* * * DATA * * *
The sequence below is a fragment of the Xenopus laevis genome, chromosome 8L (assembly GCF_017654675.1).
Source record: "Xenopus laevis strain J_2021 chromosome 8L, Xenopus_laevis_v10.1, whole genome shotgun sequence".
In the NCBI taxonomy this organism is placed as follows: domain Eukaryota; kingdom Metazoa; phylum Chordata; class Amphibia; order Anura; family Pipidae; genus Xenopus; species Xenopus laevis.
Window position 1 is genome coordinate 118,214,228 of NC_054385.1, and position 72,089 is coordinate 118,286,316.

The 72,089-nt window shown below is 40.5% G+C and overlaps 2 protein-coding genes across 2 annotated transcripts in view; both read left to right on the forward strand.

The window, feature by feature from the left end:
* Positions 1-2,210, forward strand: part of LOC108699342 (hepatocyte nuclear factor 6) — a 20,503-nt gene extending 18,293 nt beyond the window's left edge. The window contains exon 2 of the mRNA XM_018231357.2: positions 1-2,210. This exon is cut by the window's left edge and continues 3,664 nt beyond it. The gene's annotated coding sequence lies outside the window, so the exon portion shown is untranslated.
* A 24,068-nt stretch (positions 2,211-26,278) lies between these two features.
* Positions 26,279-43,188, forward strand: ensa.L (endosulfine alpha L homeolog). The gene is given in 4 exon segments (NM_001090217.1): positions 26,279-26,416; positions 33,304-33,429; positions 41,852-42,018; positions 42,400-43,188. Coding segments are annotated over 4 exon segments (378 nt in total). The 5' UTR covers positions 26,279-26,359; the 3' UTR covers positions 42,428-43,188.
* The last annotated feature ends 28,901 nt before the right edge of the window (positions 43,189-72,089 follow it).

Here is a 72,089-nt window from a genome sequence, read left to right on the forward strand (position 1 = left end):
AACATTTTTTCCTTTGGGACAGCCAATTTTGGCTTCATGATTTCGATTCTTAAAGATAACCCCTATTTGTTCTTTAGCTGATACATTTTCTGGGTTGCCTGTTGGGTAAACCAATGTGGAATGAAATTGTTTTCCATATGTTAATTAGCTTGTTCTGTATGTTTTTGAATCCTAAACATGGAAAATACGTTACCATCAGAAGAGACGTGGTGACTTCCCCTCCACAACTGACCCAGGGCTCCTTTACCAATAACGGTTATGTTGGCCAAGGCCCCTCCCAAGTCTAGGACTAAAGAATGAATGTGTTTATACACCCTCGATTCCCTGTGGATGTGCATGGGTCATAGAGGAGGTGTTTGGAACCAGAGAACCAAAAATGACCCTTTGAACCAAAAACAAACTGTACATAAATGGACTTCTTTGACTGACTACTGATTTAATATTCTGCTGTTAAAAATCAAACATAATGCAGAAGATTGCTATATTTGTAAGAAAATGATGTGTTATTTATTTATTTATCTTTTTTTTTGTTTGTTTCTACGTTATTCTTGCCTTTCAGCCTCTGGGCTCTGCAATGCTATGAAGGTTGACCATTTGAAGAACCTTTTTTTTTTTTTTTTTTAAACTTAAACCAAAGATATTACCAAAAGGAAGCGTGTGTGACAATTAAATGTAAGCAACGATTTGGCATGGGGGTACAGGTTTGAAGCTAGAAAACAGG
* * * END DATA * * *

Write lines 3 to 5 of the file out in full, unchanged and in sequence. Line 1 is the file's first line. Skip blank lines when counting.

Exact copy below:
In the NCBI taxonomy this organism is placed as follows: domain Eukaryota; kingdom Metazoa; phylum Chordata; class Amphibia; order Anura; family Pipidae; genus Xenopus; species Xenopus laevis.
Window position 1 is genome coordinate 118,214,228 of NC_054385.1, and position 72,089 is coordinate 118,286,316.

The 72,089-nt window shown below is 40.5% G+C and overlaps 2 protein-coding genes across 2 annotated transcripts in view; both read left to right on the forward strand.